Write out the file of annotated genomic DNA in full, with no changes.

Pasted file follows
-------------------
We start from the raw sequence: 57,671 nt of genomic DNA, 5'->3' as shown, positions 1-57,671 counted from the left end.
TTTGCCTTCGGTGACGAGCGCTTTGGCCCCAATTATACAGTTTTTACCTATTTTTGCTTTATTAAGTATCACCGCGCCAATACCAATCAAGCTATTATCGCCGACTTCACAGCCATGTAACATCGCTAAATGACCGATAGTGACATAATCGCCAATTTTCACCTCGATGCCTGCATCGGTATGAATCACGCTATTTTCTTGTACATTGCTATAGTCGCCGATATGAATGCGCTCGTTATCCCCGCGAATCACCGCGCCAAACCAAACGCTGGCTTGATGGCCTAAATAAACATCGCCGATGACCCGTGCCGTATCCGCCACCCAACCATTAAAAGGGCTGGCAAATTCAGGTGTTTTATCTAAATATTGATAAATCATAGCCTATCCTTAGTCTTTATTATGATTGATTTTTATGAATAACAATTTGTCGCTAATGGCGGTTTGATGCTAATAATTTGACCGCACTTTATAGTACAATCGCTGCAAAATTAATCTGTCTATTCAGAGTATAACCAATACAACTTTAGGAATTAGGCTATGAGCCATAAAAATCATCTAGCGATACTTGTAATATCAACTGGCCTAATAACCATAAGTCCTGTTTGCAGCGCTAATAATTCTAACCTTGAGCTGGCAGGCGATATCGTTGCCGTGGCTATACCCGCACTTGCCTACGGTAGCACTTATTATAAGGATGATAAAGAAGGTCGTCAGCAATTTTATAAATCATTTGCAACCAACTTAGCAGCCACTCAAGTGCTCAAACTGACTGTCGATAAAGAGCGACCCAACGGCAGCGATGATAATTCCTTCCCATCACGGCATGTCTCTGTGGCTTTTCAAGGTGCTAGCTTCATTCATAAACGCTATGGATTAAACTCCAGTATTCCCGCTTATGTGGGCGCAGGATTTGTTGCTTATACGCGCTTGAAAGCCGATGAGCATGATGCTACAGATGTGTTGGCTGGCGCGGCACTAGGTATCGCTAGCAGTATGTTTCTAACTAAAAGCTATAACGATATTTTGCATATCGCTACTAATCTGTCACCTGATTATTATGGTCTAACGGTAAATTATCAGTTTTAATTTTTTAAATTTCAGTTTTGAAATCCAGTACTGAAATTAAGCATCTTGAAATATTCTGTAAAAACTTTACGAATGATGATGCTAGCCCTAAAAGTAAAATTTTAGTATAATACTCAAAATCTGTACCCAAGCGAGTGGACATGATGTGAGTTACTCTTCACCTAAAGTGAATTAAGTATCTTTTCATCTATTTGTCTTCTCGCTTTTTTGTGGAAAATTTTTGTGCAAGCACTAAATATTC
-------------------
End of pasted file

We start from the raw sequence: 57,671 nt of genomic DNA, 5'->3' as shown, positions 1-57,671 counted from the left end.
TTTGCCTTCGGTGACGAGCGCTTTGGCCCCAATTATACAGTTTTTACCTATTTTTGCTTTATTAAGTATCACCGCGCCAATACCAATCAAGCTATTATCGCCGACTTCACAGCCATGTAACATCGCTAAATGACCGATAGTGACATAATCGCCAATTTTCACCTCGATGCCTGCATCGGTATGAATCACGCTATTTTCTTGTACATTGCTATAGTCGCCGATATGAATGCGCTCGTTATCCCCGCGAATCACCGCGCCAAACCAAACGCTGGCTTGATGGCCTAAATAAACATCGCCGATGACCCGTGCCGTATCCGCCACCCAACCATTAAAAGGGCTGGCAAATTCAGGTGTTTTATCTAAATATTGATAAATCATAGCCTATCCTTAGTCTTTATTATGATTGATTTTTATGAATAACAATTTGTCGCTAATGGCGGTTTGATGCTAATAATTTGACCGCACTTTATAGTACAATCGCTGCAAAATTAATCTGTCTATTCAGAGTATAACCAATACAACTTTAGGAATTAGGCTATGAGCCATAAAAATCATCTAGCGATACTTGTAATATCAACTGGCCTAATAACCATAAGTCCTGTTTGCAGCGCTAATAATTCTAACCTTGAGCTGGCAGGCGATATCGTTGCCGTGGCTATACCCGCACTTGCCTACGGTAGCACTTATTATAAGGATGATAAAGAAGGTCGTCAGCAATTTTATAAATCATTTGCAACCAACTTAGCAGCCACTCAAGTGCTCAAACTGACTGTCGATAAAGAGCGACCCAACGGCAGCGATGATAATTCCTTCCCATCACGGCATGTCTCTGTGGCTTTTCAAGGTGCTAGCTTCATTCATAAACGCTATGGATTAAACTCCAGTATTCCCGCTTATGTGGGCGCAGGATTTGTTGCTTATACGCGCTTGAAAGCCGATGAGCATGATGCTACAGATGTGTTGGCTGGCGCGGCACTAGGTATCGCTAGCAGTATGTTTCTAACTAAAAGCTATAACGATATTTTGCATATCGCTACTAATCTGTCACCTGATTATTATGGTCTAACGGTAAATTATCAGTTTTAATTTTTTAAATTTCAGTTTTGAAATCCAGTACTGAAATTAAGCATCTTGAAATATTCTGTAAAAACTTTACGAATGATGATGCTAGCCCTAAAAGTAAAATTTTAGTATAATACTCAAAATCTGTACCCAAGCGAGTGGACATGATGTGAGTTACTCTTCACCTAAAGTGAATTAAGTATCTTTTCATCTATTTGTCTTCTCGCTTTTTTGTGGAAAATTTTTGTGCAAGCACTAAATATTC